Beef cattle producers in the upper Southeast need to improve forage quality, let the cattle harvest it and feed less hay, according to Clemson University forage researchers, speaking at the Fall Field Day at Clemson University’s Edisto Research and Education Center.

Studies across the Southeast indicate the average cattleman feeds hay around 130 days out of the year, according to John Andrae, Clemson University forage specialist.

“Most producers can easily cut this to 60 days and excellent managers can possibly feed as few as 30-35 days,” he said.

The key is proper management — which includes growing cool and warm-season perennials wherever possible, over-seeding bermudagrass with winter annual grasses and legumes to extend grazing and planting alternative forages such as chicory to fill in those windows in spring and fall between growing seasons for the primary forage crops.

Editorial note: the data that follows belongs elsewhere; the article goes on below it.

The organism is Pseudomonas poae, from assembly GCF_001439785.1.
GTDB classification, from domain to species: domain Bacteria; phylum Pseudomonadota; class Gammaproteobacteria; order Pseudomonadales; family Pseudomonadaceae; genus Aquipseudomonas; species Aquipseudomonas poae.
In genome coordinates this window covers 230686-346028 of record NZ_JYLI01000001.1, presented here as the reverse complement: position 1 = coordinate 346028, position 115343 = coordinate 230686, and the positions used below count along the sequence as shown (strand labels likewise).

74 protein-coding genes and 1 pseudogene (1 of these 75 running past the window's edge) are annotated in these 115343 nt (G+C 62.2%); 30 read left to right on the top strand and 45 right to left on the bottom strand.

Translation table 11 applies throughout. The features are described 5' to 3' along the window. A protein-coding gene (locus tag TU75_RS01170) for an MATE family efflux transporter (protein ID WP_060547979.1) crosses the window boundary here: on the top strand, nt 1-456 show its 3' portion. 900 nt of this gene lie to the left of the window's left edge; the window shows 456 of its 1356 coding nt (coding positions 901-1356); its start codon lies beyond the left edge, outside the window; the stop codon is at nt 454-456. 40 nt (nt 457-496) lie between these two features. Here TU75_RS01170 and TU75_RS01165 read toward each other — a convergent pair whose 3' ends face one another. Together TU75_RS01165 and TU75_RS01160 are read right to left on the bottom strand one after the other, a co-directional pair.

Andrae says producers can improve quality of hay by properly storing it. “We lose 25-30 percent of hay stored on the ground,” he said.

Net wraps offer better protection to hay bales than twine wraps and barn storage is the best for preserving quality. “Never store hay under trees,” he said. “Leave it out in full sun where it can dry out quicker,” Andrae says.